="font-family: Arial;">Seven diverse Geelong properties have received a 2017 National Trust heritage award.  ="margin: 0cm 0cm 0pt;">="font-family: Arial;"> " /> Heritage properties gain a new lease on life - City of Greater Geelong

Federal Woollen Mills was one of the Geelong's National Trust award winning properties.
Federal Woollen Mills was one of the Geelong's National Trust award winning properties.

Heritage properties gain a new lease on life

Tuesday, 13 June 2017

Seven diverse Geelong properties have received a 2017 National Trust heritage award.

The awards, supported by the City, recognise owners, architects, designers and tradespeople who have helped preserve and restore properties that promote and celebrate our unique heritage and history.

The properties included in this year’s awards include residential, retail, commercial and industrial buildings.

The seven recognised properties are:

  1. 104-106 Kilgour Street, Geelong – originally built in 1853–54 and a rare example of Victorian duplex brick housing in suburban Geelong.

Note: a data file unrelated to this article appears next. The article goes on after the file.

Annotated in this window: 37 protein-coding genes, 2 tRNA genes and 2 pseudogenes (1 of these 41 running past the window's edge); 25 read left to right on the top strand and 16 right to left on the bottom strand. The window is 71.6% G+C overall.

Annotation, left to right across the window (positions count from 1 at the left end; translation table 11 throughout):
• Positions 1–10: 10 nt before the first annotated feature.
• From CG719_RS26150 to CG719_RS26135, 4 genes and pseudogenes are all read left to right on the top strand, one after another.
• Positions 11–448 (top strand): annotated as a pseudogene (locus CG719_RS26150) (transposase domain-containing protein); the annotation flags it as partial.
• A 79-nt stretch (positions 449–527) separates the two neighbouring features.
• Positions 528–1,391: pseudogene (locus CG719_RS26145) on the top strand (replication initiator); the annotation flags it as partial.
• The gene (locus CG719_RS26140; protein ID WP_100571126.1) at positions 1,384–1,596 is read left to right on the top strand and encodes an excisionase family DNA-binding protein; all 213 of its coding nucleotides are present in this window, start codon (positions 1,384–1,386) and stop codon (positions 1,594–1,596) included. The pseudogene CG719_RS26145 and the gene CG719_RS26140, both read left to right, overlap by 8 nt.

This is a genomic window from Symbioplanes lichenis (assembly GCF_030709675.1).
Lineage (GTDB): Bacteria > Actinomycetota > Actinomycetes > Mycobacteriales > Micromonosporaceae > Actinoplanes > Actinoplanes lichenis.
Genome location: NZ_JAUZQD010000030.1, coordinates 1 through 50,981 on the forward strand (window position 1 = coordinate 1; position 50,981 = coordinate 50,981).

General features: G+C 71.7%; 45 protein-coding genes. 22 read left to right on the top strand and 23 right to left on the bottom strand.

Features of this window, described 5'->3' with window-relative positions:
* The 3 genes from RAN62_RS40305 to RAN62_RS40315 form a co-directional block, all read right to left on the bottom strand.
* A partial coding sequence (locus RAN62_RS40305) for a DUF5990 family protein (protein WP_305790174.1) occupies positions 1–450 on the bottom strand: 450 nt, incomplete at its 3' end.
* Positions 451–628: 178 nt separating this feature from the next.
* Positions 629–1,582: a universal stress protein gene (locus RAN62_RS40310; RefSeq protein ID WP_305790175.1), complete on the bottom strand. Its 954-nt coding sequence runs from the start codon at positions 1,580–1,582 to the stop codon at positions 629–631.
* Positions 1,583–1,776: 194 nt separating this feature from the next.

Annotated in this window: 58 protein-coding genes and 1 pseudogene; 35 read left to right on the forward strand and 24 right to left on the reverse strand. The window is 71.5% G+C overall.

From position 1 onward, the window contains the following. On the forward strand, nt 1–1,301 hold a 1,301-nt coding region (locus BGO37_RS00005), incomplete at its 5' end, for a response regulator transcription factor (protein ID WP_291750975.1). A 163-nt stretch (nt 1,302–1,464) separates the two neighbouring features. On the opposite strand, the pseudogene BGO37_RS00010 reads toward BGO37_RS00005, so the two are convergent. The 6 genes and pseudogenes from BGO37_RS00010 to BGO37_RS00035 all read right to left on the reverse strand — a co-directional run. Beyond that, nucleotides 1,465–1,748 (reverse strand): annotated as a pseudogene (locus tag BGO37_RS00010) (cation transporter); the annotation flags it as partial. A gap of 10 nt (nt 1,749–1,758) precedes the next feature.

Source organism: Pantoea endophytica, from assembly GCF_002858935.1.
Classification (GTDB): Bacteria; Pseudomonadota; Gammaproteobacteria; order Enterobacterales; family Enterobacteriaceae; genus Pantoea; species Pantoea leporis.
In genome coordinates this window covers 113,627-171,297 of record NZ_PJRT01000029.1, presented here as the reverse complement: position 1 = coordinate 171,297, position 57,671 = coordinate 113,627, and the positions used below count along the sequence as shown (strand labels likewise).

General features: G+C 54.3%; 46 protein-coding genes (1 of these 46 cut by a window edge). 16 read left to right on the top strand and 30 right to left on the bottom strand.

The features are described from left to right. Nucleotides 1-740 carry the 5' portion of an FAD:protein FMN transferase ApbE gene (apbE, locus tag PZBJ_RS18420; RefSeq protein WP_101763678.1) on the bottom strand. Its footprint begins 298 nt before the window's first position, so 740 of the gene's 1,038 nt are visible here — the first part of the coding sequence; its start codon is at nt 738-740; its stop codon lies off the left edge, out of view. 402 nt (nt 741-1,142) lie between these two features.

2. National Hotel, 193–195 Moorabool Street, Geelong – built in 1855–56, the iconic hotel was restored to include a creative open roof-top area.

  3. Chesterfield, 221 Noble Street, Newtown – built in 1854–55. A significant garden setting was retained and an old asphalt tennis court replaced with a kitchen garden.

  4. Barwon Health Library (St. Mary’s Parish Hall), 190–192 Myers Street, Geelong. Originally built in 1891–92 and recently transformed into a library.

  5. 98 Noble Street, Newtown – this new building is a modern interpretation of late Victorian, Edwardian, Federation and interwar bungalow homes in the surrounding Noble Street and Mercer Parade areas of Newtown.   

  6. Kirrewur Court, 77 Prospect Road, Newtown – a restoration of the original home built in 1891 was completed, as well as demolition of recent additions including a function centre.

  7. Federal Woollen Mills, 13 Mackey Street, North Geelong – originally built for the Department of Defence as a textile factory to make WWI army uniforms. The original factory was completed in 1915 and has now been transformed into a modern office, commercial and retail precinct – celebrating the past, present and future.